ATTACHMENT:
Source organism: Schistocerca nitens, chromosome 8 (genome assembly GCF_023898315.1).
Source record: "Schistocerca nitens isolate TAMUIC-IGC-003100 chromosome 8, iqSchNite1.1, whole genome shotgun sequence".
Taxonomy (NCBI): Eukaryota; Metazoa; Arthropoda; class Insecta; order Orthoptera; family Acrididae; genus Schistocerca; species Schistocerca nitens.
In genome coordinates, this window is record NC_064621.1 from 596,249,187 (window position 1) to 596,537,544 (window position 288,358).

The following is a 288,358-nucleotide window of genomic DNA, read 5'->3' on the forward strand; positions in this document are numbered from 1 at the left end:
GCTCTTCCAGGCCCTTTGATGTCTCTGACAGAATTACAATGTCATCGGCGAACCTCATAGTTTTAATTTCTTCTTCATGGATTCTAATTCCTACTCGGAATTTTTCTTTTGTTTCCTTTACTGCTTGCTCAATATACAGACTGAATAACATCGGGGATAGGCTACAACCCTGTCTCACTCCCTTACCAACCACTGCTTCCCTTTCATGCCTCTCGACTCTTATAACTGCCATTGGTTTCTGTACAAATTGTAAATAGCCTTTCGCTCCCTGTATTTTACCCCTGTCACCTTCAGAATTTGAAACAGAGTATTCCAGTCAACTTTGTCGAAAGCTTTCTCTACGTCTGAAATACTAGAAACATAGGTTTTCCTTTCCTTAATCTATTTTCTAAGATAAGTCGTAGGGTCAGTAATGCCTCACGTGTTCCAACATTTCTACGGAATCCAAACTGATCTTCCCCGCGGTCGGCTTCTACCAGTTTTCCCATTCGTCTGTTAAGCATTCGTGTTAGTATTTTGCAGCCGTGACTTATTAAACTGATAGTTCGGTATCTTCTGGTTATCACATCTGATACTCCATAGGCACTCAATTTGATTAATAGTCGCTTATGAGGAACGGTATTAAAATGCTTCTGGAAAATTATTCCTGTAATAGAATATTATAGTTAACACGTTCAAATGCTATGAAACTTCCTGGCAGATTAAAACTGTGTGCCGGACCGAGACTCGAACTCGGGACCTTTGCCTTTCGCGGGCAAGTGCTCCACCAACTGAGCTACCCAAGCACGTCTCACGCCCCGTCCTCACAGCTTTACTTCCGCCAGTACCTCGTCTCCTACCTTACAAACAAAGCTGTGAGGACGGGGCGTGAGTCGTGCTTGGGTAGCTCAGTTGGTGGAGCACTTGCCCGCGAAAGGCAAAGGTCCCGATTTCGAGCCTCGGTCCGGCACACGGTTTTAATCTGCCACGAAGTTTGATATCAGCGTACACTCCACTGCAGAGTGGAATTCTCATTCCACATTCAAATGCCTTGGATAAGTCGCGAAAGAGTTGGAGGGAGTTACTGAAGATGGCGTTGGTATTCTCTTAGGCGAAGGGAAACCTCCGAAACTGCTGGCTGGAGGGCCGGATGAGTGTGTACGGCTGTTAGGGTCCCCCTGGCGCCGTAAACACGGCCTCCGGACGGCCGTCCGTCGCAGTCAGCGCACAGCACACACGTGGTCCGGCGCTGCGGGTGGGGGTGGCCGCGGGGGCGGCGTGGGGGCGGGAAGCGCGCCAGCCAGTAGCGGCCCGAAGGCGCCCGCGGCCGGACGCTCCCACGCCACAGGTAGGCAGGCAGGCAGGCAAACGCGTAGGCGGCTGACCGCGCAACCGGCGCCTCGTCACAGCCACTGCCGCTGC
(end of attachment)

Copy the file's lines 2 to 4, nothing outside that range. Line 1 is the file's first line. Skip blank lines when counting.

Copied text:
Source record: "Schistocerca nitens isolate TAMUIC-IGC-003100 chromosome 8, iqSchNite1.1, whole genome shotgun sequence".
Taxonomy (NCBI): Eukaryota; Metazoa; Arthropoda; class Insecta; order Orthoptera; family Acrididae; genus Schistocerca; species Schistocerca nitens.
In genome coordinates, this window is record NC_064621.1 from 596,249,187 (window position 1) to 596,537,544 (window position 288,358).